Talk Talk Talk Talk Talk Myself to Death: Honor the Sacrifice

Friday, February 27, 2009

Honor the Sacrifice

The Pentagon today changed its policy of prohibiting photos to be taken of coffins returning from Iraq and Afghanistan. This is a shift in policy that's long overdue. Although the intention of the Bush administration (and the Clinton and previous Bush administrations, as well) was to hide the cost of these wars. Deaths were reported, of course, but we never got to see any actual evidence, on the theory that the remains of dead soldiers would just inflame the public against the military actions. I won't pretend that this result would be negligible, but it always seemed to me that the policy of hiding the dead also disrespects them. We're asking soldiers to pay the ultimate price to defend our policies, but when they lose their lives in that endeavor, the government acts as though it doesn't really want anyone to know. These aren't lives that can be thrown away with no consequences. Some families may feel that the attention is invasive, and the Defense Department will honor their preferences.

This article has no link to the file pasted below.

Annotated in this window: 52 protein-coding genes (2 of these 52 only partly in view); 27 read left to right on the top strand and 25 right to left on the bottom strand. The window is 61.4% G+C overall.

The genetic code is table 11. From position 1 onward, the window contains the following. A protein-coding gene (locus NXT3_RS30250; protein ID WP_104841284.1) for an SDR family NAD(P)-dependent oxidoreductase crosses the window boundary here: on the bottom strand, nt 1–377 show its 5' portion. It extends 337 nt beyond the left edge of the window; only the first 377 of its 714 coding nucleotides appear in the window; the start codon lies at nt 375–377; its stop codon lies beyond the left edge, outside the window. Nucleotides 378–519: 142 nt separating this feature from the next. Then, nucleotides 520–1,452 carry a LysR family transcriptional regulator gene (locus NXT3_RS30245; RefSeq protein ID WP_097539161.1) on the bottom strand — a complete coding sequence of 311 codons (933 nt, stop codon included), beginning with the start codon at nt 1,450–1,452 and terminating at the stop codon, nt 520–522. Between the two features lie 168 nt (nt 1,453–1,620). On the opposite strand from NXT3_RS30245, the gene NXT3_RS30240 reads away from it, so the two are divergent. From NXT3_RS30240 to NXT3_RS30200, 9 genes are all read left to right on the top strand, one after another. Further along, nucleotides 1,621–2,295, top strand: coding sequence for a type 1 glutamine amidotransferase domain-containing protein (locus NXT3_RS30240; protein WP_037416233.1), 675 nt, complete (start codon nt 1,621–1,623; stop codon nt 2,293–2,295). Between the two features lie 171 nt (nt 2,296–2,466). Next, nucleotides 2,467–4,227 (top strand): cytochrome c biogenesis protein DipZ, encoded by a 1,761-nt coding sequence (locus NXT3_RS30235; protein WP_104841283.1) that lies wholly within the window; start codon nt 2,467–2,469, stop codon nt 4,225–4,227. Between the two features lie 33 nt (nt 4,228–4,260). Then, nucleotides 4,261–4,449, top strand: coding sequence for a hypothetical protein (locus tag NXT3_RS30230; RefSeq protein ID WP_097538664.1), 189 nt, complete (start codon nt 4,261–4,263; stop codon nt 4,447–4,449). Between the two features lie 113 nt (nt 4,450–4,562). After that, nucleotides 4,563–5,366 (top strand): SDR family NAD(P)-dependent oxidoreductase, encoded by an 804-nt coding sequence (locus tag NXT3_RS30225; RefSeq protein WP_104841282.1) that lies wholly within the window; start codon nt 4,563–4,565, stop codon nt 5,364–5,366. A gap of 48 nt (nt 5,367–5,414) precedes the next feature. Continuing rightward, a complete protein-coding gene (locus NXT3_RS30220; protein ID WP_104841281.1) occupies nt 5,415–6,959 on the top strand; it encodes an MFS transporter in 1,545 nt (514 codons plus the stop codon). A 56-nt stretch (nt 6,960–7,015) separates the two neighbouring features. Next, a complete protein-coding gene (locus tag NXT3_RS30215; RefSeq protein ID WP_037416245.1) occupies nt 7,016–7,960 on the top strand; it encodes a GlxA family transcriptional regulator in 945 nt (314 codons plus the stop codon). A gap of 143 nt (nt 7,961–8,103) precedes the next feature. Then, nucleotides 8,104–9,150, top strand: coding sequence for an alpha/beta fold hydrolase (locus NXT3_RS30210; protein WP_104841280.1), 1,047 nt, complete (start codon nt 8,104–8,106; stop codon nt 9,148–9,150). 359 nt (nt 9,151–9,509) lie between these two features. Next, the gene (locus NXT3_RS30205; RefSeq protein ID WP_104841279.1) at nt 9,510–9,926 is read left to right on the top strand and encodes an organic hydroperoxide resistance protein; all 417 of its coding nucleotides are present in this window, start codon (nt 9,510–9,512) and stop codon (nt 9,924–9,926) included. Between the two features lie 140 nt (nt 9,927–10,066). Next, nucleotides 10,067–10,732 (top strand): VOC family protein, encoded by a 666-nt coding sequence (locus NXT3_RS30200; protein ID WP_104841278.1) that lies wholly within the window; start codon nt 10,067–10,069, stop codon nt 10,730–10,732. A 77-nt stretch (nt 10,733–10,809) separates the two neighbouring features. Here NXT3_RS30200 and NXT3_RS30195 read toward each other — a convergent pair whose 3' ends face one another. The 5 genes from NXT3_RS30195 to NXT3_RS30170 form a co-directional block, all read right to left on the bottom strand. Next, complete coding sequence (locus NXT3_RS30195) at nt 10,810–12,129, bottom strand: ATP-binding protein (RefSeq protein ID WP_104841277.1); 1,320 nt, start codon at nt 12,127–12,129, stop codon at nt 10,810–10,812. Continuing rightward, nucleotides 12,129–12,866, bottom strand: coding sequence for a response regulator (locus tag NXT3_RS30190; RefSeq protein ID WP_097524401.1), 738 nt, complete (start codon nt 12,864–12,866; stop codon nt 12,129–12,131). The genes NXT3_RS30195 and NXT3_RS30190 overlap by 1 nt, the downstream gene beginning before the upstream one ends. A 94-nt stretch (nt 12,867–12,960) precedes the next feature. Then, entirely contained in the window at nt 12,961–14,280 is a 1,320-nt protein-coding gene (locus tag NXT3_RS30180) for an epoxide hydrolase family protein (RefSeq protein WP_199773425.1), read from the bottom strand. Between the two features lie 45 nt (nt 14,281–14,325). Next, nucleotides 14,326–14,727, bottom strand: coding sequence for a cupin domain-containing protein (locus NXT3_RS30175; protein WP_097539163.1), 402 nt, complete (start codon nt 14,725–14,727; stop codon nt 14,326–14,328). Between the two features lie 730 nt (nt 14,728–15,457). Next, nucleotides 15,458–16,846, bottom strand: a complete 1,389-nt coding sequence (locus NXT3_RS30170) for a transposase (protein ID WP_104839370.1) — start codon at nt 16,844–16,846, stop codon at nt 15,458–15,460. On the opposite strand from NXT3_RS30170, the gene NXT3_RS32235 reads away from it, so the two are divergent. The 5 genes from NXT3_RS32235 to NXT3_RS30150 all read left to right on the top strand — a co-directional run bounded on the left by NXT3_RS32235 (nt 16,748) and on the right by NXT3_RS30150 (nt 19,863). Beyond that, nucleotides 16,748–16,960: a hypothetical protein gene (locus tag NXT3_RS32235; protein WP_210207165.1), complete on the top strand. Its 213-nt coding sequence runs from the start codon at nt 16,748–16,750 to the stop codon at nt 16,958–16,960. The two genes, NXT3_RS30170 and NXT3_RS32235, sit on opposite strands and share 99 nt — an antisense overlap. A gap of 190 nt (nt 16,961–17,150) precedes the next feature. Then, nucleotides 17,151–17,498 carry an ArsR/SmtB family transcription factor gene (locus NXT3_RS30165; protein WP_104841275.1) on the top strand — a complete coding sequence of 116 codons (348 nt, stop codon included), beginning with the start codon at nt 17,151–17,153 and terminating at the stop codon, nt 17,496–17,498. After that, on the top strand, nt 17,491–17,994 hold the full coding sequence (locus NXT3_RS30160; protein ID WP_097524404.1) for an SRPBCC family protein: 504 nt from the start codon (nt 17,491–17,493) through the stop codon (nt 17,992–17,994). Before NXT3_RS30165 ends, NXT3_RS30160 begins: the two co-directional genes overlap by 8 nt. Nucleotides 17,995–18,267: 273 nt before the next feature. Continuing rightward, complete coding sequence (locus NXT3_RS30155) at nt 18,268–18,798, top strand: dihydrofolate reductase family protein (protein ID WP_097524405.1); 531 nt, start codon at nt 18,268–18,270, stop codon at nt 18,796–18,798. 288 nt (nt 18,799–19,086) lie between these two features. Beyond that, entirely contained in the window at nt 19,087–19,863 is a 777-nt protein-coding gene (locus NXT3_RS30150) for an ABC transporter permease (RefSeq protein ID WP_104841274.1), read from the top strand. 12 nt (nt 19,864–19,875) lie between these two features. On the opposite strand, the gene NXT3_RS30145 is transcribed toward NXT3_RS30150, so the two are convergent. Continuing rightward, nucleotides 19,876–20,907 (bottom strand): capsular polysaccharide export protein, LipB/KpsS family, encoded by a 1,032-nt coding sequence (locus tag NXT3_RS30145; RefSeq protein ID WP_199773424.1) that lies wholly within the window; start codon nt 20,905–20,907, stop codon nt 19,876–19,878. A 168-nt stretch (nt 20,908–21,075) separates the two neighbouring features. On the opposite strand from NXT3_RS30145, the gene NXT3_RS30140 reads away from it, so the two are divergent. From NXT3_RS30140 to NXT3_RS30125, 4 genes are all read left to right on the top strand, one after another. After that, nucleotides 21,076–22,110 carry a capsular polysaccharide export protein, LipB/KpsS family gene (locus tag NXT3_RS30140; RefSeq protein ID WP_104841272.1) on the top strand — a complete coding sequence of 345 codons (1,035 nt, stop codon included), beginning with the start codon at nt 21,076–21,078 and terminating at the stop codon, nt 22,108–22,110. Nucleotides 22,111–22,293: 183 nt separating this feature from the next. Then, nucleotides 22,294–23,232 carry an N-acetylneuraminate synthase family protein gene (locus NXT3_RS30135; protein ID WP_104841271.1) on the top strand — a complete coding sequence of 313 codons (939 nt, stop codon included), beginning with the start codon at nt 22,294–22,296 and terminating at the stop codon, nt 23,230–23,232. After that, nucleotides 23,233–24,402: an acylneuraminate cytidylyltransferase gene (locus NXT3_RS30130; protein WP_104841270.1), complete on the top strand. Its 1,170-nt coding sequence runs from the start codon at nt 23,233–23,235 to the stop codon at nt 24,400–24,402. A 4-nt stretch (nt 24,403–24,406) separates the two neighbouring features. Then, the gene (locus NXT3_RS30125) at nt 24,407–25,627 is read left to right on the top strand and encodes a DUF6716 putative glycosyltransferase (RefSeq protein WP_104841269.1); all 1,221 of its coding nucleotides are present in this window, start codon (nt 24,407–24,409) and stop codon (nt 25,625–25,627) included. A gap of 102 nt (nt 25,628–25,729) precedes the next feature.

My reaction was nicely summed up by Jon Soltz, chairman of

"So many Americans want to have Memorial Day once a year when they go to the beach and cook hot dogs in the backyard," Mr. Soltz said. "This is a way for Americans to see and honor the sacrifice of our fallen when it occurs. It's something our public should be aware of."

We should definitely be aware of the price that is paid, but we should also be aware of those who have paid it.


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